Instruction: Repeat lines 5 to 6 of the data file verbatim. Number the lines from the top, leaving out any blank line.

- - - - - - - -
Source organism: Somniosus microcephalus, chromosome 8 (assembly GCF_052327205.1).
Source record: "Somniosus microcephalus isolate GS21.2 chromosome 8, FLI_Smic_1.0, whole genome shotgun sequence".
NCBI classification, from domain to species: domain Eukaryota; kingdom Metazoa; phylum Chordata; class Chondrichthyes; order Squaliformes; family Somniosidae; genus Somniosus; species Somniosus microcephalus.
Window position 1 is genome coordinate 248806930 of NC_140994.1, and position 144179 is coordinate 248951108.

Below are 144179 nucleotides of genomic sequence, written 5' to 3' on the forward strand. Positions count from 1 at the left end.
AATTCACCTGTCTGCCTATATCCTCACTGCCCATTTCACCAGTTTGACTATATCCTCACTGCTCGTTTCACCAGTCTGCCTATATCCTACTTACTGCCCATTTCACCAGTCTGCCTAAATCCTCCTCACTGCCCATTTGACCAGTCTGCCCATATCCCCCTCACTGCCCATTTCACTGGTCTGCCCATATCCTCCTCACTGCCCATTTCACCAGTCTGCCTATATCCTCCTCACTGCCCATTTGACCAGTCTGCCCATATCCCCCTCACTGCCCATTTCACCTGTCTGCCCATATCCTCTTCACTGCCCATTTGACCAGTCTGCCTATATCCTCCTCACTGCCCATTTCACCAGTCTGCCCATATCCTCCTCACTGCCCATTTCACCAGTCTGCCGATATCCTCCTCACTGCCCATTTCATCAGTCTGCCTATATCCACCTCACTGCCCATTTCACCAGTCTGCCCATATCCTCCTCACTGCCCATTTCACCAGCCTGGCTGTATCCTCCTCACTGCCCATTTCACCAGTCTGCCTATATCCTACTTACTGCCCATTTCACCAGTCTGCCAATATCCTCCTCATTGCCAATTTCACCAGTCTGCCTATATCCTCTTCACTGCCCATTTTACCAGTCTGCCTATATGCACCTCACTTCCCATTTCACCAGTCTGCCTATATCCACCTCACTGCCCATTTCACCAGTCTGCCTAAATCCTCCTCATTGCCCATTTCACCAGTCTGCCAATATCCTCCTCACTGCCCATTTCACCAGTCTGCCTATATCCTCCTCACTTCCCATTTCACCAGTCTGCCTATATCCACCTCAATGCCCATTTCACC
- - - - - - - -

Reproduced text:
Below are 144179 nucleotides of genomic sequence, written 5' to 3' on the forward strand. Positions count from 1 at the left end.
AATTCACCTGTCTGCCTATATCCTCACTGCCCATTTCACCAGTTTGACTATATCCTCACTGCTCGTTTCACCAGTCTGCCTATATCCTACTTACTGCCCATTTCACCAGTCTGCCTAAATCCTCCTCACTGCCCATTTGACCAGTCTGCCCATATCCCCCTCACTGCCCATTTCACTGGTCTGCCCATATCCTCCTCACTGCCCATTTCACCAGTCTGCCTATATCCTCCTCACTGCCCATTTGACCAGTCTGCCCATATCCCCCTCACTGCCCATTTCACCTGTCTGCCCATATCCTCTTCACTGCCCATTTGACCAGTCTGCCTATATCCTCCTCACTGCCCATTTCACCAGTCTGCCCATATCCTCCTCACTGCCCATTTCACCAGTCTGCCGATATCCTCCTCACTGCCCATTTCATCAGTCTGCCTATATCCACCTCACTGCCCATTTCACCAGTCTGCCCATATCCTCCTCACTGCCCATTTCACCAGCCTGGCTGTATCCTCCTCACTGCCCATTTCACCAGTCTGCCTATATCCTACTTACTGCCCATTTCACCAGTCTGCCAATATCCTCCTCATTGCCAATTTCACCAGTCTGCCTATATCCTCTTCACTGCCCATTTTACCAGTCTGCCTATATGCACCTCACTTCCCATTTCACCAGTCTGCCTATATCCACCTCACTGCCCATTTCACCAGTCTGCCTAAATCCTCCTCATTGCCCATTTCACCAGTCTGCCAATATCCTCCTCACTGCCCATTTCACCAGTCTGCCTATATCCTCCTCACTTCCCATTTCACCAGTCTGCCTATATCCACCTCAATGCCCATTTCACC